The Stolen

thestolenThe relatively talented cast can’t rise above the many cliches which are slathered liberally on a stale loaf of archetypal characters. And while the film takes great pains to make the most of New Zealand’s cinematic landscape, which is, yet again, quite stunning, it struggles to impress in areas that matter. Even the multi-talented Stan Walker’s small part has the unsavoury whiff of tokenism and does little more than offer cultural flavour and plot convenience.

Read the full review for the NZ Herald here.

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Human Traces

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In his first feature, New Zealand writer and Director Nic Gorman has crafted an impeccably paced thriller that sits well within New Zealand’s own “cinema of unease”.

Read my full review for the NZ Herald here.

Lets talk about race.

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My latest rant at Witchdoctor.  Read it here.

Ingrid Goes West

ingridIt’s always a sobering experience when a film knowingly holds a mirror to modern society.  Director, Matt Spicer, has done just that with his first feature film, crafting a modern tale that is astute, cynical, and very self-aware—a cinematic selfie of our social media woes, so to speak.

Ingrid Goes West jumps boldly out of the starting gate with an opening montage of self-indulgent Instagramming, hash-tagging, duck-face selfies, foodie pics, emojis, the kind of stuff we all roll our eyes at despite ringing true for many of us. It then paints the titular Ingrid as an emotionally frail slave to the intoxicating lure of this social media landscape. It is a post-satire comedy where its characters’ outlandish behaviour is both abhorrent and yet completely believable.

Ingrid, played by Aubrey Plaza (Safety Not Guaranteed), is always on the outer and desperately craves the attention of those who are popular on social media. Unfortunately, her sociopathic tendencies hamper her ability to gauge social norms and it’s not long before she finds herself in trouble. After burning her bridges with her old friends she develops an unhealthy social media crush on Taylor Sloane (Elizabeth Olsen). Taylor, a socialite with many Instagram followers, is popular and everything Ingrid wants to be, but Ingrid finds it increasingly difficult to maintain her “perfect” life which is perpetuated by her appetite for social media.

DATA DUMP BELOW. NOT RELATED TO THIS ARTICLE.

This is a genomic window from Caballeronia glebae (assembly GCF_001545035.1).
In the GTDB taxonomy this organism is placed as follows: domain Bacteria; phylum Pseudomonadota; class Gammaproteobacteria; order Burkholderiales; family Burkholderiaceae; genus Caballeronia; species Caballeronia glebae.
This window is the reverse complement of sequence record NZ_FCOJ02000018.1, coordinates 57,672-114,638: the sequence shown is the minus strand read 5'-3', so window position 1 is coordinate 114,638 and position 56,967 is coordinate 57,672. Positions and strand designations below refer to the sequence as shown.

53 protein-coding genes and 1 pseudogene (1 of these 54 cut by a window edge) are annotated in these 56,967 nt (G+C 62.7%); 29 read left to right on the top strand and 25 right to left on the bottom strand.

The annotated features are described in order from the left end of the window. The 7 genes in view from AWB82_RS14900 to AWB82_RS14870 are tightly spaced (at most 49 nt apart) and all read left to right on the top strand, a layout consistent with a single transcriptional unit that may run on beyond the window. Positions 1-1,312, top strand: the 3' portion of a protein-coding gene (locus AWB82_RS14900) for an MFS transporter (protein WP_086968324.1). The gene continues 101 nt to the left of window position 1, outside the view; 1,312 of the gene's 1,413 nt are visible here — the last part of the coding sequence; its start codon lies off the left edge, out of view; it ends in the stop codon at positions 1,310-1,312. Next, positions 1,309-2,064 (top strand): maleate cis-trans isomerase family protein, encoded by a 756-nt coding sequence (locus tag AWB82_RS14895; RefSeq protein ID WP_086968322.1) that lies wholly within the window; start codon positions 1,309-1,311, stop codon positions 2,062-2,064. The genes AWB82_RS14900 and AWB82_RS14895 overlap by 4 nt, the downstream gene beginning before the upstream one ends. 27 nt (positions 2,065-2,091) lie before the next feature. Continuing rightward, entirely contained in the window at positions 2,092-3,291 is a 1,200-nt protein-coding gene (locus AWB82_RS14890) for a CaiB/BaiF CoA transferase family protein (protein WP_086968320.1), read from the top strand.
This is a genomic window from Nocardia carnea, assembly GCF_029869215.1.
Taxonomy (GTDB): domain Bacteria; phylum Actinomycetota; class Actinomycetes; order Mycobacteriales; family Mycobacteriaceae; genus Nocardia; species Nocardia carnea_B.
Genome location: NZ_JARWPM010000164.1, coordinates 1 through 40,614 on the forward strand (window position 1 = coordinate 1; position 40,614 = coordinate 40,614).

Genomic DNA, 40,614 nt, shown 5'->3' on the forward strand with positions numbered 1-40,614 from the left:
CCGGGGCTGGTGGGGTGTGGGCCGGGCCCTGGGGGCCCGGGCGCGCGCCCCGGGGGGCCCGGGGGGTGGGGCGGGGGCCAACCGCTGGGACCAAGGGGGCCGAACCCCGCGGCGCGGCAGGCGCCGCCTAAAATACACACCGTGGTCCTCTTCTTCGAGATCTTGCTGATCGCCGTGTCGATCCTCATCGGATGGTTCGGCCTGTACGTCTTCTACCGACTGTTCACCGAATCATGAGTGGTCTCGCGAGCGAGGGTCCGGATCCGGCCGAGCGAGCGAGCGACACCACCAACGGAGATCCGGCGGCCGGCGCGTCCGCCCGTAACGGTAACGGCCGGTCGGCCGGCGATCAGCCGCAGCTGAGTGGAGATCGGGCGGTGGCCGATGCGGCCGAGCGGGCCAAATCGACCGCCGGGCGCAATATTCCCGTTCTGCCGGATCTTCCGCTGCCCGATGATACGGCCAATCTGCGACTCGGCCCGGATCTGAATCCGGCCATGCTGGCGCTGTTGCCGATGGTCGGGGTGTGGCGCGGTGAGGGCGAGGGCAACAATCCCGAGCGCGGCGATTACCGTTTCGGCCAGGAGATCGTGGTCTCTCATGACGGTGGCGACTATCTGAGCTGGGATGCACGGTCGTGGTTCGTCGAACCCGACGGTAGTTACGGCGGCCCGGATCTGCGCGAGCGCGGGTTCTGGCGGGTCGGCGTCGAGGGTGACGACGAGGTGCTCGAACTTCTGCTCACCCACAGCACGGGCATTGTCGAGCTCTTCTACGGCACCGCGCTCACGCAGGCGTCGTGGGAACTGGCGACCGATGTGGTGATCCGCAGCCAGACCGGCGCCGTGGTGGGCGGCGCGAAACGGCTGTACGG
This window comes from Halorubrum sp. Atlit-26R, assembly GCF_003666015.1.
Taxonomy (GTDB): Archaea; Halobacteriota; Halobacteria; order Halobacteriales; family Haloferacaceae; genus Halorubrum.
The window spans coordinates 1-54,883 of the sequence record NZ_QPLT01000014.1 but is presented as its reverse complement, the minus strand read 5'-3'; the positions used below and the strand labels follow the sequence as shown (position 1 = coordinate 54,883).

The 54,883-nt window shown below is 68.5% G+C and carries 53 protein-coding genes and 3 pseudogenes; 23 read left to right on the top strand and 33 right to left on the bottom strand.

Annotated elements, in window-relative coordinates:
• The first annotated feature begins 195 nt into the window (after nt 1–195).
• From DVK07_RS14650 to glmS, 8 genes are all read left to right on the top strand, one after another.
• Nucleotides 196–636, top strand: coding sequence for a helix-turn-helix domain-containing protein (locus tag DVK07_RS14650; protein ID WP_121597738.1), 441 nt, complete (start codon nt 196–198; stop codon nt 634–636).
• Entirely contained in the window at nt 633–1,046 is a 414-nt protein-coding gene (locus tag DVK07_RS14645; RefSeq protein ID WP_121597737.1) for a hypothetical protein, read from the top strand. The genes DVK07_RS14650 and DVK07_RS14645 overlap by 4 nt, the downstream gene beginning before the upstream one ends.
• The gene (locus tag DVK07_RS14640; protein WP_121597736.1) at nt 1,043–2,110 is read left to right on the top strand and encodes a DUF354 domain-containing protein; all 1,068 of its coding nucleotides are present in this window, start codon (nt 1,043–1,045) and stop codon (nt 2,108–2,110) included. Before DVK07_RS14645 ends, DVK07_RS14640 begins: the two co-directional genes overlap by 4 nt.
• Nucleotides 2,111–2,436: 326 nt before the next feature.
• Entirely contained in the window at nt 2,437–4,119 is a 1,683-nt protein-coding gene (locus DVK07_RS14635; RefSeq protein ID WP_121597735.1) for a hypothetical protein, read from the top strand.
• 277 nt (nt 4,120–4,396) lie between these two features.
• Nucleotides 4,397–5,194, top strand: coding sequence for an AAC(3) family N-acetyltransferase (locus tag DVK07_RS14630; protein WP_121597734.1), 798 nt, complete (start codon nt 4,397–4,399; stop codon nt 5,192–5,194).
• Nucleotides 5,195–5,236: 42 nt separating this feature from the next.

Ingrid Goes West is nothing short of a damning comment on the ills of pretending to be someone you’re not and presents a world where perceived popularity is measured by your number of followers. As Taylor’s husband says, “it’s exhausting”.

The film descends into some fairly dark places but its exploration into the murkier waters of social media and mental illness is unfortunately met with a noncommittal ending that doesn’t do either topic justice.  Nonetheless, Ingrid Goes West confidently struts a fine line between twee and brooding and still manages to expose the dark underbelly of social media with a few chuckles along the way. #stillworthseeing.

You can see my published reviews here.

 

Murder on the Orient Express

motoe.jpgI’d like to have seen each of its many characters fleshed out a little more—perhaps an impossible task for a two-hour film.

Read my full review for the NZ Herald here.

Detroit

detroitSet to the backdrop of the Detroit race riots, the film begins by explaining that the pointy end of the maligned racist stick is the result of historically deep-seated problems.  Certainly, Detroit and Raoul Peck’s recently released I Am Not Your Negro would make the perfect double bill.

Read my full review for the NZ Herald here.

No Ordinary Sheila

nosI went into No Ordinary Sheila ashamedly not knowing anything about the titular Sheila Natusch.  Thankfully her cousin and the film’s director, Hugh Macdonald, knows a thing or two about film-making, so within no time I was hooked into the life-story of this natural historian, illustrator and writer who has lived a life less ordinary.